Commercial Property: Retail Landlords to Pay!


THE VICTORIAN CIVIL and Administrative Tribunal has given an opinion at the behest of an application from the Victorian Small Business Commissioner.

President Garde determined that compliance costs under the Building Act 1993 (Vic) (Building Act) and repair and maintenance costs under the Retail Leases Act 2003 (Vic) (Retail Leases Act) are the responsibility of landlords and cannot be recovered from tenants.

Specifically, President Garde looked at s 251 of the Building Act and s 52 of the Retail Leases Act. He determined that under the Building Act, a landlord cannot recover costs from complying with essential safety measures.

These include fire safety elements such as the installation and service of sprinklers, fire alarms and fire stairs.

A landlord may require tenants to perform limited measures themselves, but this must be at the expense of the landlord.

Under s 52 of the Retail Leases Act, President Garde confirmed that the Landlord is responsible for the maintenance of a retail premises as at the commencement of the lease.

This includes the structure of the building, its fixtures and its plant and equipment.

However, the tenant is responsible for such payments, but only when the need for repair has arisen from direct misuse by the tenant.

President Garde and the High Court ruling

President Garde adopts the High Court test espoused in Caltex Oil v Best[1] to suggest that where there is a provision in a lease agreement that is inconsistent with either a specific law, or where there is a provision of a lease agreement that is inconsistent with the ‘purpose’ of an Act, the provision of the lease agreement is void.

It is important to note the status of President Garde’s decision. As an opinion, it is contrasted against decisions stemming from specific disputes, and therefore cannot stand alone as a precedent.

Yet it is likely to be highly persuasive in its nature, both at a litigious level but also in giving weight to tenants’ negotiations between parties over lease agreements.

What this means for Landlords and Tenants

Landlords and tenants should look at whether outgoings levied against a tenant have captured compliance costs under the Building Act or repair and maintenance costs for a retail premises.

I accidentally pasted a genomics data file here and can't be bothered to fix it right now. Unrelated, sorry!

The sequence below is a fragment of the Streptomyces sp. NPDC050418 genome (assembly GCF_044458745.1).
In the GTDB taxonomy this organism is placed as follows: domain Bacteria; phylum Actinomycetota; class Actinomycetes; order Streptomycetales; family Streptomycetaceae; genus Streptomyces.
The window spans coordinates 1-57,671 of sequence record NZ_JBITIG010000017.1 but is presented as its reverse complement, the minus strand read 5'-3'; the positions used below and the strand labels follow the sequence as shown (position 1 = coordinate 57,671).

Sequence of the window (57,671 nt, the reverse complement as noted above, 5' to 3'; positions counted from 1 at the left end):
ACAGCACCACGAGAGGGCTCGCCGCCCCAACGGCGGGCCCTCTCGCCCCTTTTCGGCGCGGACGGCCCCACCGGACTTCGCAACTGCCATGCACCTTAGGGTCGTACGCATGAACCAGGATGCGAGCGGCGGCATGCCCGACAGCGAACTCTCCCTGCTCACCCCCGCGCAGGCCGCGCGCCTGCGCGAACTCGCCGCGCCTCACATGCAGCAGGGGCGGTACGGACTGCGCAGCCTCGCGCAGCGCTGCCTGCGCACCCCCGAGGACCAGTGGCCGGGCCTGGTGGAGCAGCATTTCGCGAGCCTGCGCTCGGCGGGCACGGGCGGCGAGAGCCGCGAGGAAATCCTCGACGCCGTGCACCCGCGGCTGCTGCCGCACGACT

Also, they should consider their lease agreement to determine whether there are obligations on the tenant that are inconsistent with specific provisions or the purpose of the Retail Leases or Building Acts.

Tenants may wish to assess whether it is commercially viable to make a claim against their landlord or set off payments against rent.

Protection of Landlords

For the future protection of landlords, some commentators have suggested the use of gross leases. A gross lease removes extra payments such as outgoings and provides for the amount of rent payable in one lump sum.

Alternatively (with the approval of the Small Business Commissioner) entering into leases of less than five years would allow landlords greater bargaining power.

The ramifications of President Garde’s decision will undoubtedly affect not only current commercial and retail lease agreements, but also re-negotiations for leases in favour of tenants who have historically paid for all outgoings.

Bottom Line: These changes are likely to be built into rental prices, while valuations of land and businesses may also be affected when considering what further costs will be enforced on land owners.

If you have any questions or concerns, please feel free to contact HWL Ebsworth Lawyers.

[1] Caltex Oil (Aust) Pty Ltd v Best (1990) 170 CLR 516

Disclaimer: If you think a similar situation may apply to you, then you should contact us for detailed legal advice relating to the particular facts and circumstances of your property or lease agreement. This article is not intended to provide such detailed and specific advice. And, you should not act on the basis of any matter contained in this article without first obtaining more comprehensive professional advice.